As a young woman, I didn’t go through that boy-crazy stage. I skipped it. I certainly was not interested in girls, but I wasn’t really interested in boys either. I just didn’t care. I remember watching all of my friends go through this magical transformation and wondered why I didn’t feel that way. I used to make up crush’s I had on various boys just to fit in. I remember “liking” one boy and having my friends torment him until he asked me out. I was mortified. I didn’t care for him at all, I had just made it up.
After thinking about it, I believe it was a coping mechanism. My mom had abandoned my sister and I when I was the ripe age of 12. Right at that point when you start to develop into the woman you will become. I had no one to teach me how to be a woman, I had no one to look up to. My mom had been sleeping with multiple men for years without my dads knowledge. But I knew. I knew I didn’t want to be like her, and sex meant being like my mom and liking boys was the first step towards sex.
So I never wore makeup, or worked hard at looking cute. I never cared if boys noticed me, I didn’t care about going to dances or on dates. Going to school was a means to and end, not a social feedbag. I took care of my sister, I raised my sister through her teen years. I was her model for womanhood, as flawed and clueless as I was. I assumed the role of mother. I didn’t have time for boys, or sex or the development of that side of myself.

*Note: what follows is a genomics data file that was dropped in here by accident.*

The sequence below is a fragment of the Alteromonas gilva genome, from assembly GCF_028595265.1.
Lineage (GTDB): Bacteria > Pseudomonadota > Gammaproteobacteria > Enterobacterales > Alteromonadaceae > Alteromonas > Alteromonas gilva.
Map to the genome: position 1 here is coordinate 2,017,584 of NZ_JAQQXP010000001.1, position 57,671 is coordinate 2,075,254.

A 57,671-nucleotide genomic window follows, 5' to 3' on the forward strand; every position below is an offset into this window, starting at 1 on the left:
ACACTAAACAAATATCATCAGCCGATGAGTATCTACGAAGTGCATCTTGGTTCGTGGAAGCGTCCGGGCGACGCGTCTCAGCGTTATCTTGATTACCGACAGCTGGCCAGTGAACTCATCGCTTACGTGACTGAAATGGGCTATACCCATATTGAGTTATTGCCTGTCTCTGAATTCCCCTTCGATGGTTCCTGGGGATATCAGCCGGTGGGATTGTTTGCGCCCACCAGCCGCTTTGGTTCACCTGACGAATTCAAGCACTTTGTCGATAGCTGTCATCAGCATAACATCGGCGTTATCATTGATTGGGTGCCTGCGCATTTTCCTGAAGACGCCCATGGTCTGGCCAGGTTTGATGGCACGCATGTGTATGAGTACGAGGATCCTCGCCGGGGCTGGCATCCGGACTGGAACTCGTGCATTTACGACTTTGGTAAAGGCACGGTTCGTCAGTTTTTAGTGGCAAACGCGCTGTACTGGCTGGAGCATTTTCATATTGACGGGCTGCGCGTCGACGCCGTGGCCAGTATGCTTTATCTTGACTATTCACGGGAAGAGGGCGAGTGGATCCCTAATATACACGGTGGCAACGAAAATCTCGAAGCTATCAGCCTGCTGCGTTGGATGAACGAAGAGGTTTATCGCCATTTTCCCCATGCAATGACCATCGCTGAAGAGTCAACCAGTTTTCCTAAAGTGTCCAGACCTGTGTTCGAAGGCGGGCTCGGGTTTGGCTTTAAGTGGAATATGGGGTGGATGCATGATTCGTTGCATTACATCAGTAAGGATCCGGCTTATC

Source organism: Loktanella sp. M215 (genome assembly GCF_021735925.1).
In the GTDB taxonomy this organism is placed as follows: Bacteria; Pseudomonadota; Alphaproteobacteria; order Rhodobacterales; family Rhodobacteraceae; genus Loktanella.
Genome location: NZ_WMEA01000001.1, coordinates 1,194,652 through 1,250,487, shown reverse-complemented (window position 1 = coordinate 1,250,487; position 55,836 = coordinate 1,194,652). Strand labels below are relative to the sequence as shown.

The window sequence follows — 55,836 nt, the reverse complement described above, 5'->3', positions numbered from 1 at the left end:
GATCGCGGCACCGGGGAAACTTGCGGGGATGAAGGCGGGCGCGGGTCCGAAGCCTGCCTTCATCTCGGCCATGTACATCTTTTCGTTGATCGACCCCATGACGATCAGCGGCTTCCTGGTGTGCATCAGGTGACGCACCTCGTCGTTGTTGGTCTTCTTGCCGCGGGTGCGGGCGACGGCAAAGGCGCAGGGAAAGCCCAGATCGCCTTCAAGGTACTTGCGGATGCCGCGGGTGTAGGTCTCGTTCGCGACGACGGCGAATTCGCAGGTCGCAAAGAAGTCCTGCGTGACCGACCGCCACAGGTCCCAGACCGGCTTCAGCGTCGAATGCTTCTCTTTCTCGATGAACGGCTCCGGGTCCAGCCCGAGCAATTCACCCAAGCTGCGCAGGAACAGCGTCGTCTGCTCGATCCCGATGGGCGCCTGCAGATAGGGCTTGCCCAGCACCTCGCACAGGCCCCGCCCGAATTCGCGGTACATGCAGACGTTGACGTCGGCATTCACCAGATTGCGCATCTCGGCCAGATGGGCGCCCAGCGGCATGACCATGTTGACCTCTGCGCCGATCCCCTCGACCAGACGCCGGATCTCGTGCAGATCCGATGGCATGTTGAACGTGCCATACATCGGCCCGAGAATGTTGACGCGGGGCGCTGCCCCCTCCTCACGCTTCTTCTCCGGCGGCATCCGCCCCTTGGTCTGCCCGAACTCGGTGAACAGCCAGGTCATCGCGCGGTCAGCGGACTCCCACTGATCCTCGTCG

I was not able to go to an out-of-town college, I stayed home to take care of my sister and work to support her. One day I was hanging out with my friend, her boyfriend and some of his friends. One of the boys looked at my friend and said, “You are so beautiful!” I chimed in with, “Hey, what about me? ” and he said, “You’d be a great mother.” Which I suppose is a compliment of sorts, but it hurt, it stung and has always lingered with me. I would never be the girl anyone thought of as cute, or pretty or sexy. Just motherly, which isn’t to say that is a bad thing, but I never was cute, or pretty or sexy. I skipped that whole phase of personal development. This week the students at school asked me if I had any kids. (I haven’t told them yet) And I smiled and said, “no, not yet….why?” thinking they were on to me…. They replied, “Oh we were just wondering because you seem so mom-like.” Every year someone in my class remarks that they wish that I was their mom, or that I would make a great mom. I have had a really hard time accepting that as a compliment, probably because it stung so much the first time anyone said that to me, and because I always assumed I would never be a mom.
But here I am. 3 months pregnant, and “you’d be a great mother ” is a compliment I am going to have to accept and cherish.